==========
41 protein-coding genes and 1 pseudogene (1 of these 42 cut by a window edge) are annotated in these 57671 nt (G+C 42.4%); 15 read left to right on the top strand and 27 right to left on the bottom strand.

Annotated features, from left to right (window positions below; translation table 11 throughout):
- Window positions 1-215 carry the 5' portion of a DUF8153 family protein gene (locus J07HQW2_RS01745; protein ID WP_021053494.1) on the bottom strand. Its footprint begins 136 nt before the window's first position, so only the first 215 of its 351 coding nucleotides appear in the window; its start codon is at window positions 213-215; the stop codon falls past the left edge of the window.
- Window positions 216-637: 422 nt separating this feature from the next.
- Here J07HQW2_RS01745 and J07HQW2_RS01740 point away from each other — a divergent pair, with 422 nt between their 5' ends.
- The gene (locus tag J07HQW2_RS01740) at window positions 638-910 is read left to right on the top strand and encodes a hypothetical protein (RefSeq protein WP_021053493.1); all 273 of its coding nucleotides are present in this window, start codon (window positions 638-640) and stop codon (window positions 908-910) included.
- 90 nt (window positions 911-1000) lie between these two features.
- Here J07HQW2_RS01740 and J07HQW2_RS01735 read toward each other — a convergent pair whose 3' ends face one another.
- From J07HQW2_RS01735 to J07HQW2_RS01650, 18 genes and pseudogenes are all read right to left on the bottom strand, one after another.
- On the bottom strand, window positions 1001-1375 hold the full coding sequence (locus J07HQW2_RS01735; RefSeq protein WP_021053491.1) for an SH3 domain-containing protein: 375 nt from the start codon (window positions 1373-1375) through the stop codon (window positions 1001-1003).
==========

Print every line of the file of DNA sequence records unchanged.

41 protein-coding genes and 1 pseudogene (1 of these 42 cut by a window edge) are annotated in these 57671 nt (G+C 42.4%); 15 read left to right on the top strand and 27 right to left on the bottom strand.

Annotated features, from left to right (window positions below; translation table 11 throughout):
- Window positions 1-215 carry the 5' portion of a DUF8153 family protein gene (locus J07HQW2_RS01745; protein ID WP_021053494.1) on the bottom strand. Its footprint begins 136 nt before the window's first position, so only the first 215 of its 351 coding nucleotides appear in the window; its start codon is at window positions 213-215; the stop codon falls past the left edge of the window.
- Window positions 216-637: 422 nt separating this feature from the next.
- Here J07HQW2_RS01745 and J07HQW2_RS01740 point away from each other — a divergent pair, with 422 nt between their 5' ends.
- The gene (locus tag J07HQW2_RS01740) at window positions 638-910 is read left to right on the top strand and encodes a hypothetical protein (RefSeq protein WP_021053493.1); all 273 of its coding nucleotides are present in this window, start codon (window positions 638-640) and stop codon (window positions 908-910) included.
- 90 nt (window positions 911-1000) lie between these two features.
- Here J07HQW2_RS01740 and J07HQW2_RS01735 read toward each other — a convergent pair whose 3' ends face one another.
- From J07HQW2_RS01735 to J07HQW2_RS01650, 18 genes and pseudogenes are all read right to left on the bottom strand, one after another.
- On the bottom strand, window positions 1001-1375 hold the full coding sequence (locus J07HQW2_RS01735; RefSeq protein WP_021053491.1) for an SH3 domain-containing protein: 375 nt from the start codon (window positions 1373-1375) through the stop codon (window positions 1001-1003).